None of these national stars would win any of the titles in these tournaments, as the GWF chose instead to use the titles to push new, young talent. The Light Heavyweight Title was won by the Lightning Kid, a 19-year old prodigy out of Minnesota who would go on to great fame in both the WWF and WCW under such names as the 123 Kid, Syxx, and X-Pac. The Tag Team Title was won by Chris Walker and longtime Dallas mainstay Steve Simpson. Both the TV and North American Title tournaments were won by the Patriot, a future WCW World Tag Team Champion and top contender to the WWF World Title. After his impressive performance in both tournaments, it was obvious that this was the man around whom the GWF would build their promotion in its infancy.

Part II: The Patriot

The Patriot, a powerfully built, flag-waving, All-American hero was a solid enough choice to headline the company at a time when American pride was riding high following the Gulf War of 1991, but his title victories were not without controversy. He had defeated Al Perez in the finals of the North American tournament, but Perez's foot was on the ropes as the deciding fall was counted. The honorable Patriot decided that he couldn't accept a title victory in such a manner, and handed the North American Title back to GWF officials and offered Perez a rematch in the spirit of fair play. Patriot and Perez met again soon after in a rematch, and Perez was in control of the match when Eddie Gilbert, interfering on Perez's behalf, accidentally cost Perez the match. This time Patriot accepted the victory and the North American Title, having apparently not seen the replay of Gilbert's interference backfiring.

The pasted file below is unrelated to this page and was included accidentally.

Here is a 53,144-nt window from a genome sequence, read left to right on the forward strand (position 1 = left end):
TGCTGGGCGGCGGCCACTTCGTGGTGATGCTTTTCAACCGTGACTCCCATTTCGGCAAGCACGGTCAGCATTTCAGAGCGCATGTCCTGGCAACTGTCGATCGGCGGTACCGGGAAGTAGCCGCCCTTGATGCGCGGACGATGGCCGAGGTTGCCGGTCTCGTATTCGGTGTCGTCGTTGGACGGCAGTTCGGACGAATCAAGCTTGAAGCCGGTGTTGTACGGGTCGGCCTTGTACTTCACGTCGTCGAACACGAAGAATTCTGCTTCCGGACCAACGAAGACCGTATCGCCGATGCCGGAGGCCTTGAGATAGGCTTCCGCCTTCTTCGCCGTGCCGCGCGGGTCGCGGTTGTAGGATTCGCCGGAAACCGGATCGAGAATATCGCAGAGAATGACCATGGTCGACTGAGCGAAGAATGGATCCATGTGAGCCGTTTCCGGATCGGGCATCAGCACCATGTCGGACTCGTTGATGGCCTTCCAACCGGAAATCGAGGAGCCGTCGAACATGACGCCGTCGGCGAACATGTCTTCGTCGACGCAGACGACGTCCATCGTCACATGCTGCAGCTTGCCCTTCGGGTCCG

Now with Perez behind him, Patriot had other things looming on the horizon. For one, he was now both the North American and TV Champion, and was told by GWF officials that he couldn't hold both titles, so he gave up the TV Title to concentrate on being the #1 titleholder in the GWF. Things wouldn't get any easier for the man in red, white, and blue because as soon after he gave up the TV Title, a man appeared in a black body suit and mask with red stars and calling himself the Dark Patriot. The Dark Patriot claimed that he had come to Global not only for the North American Title, but also the Patriot's very soul.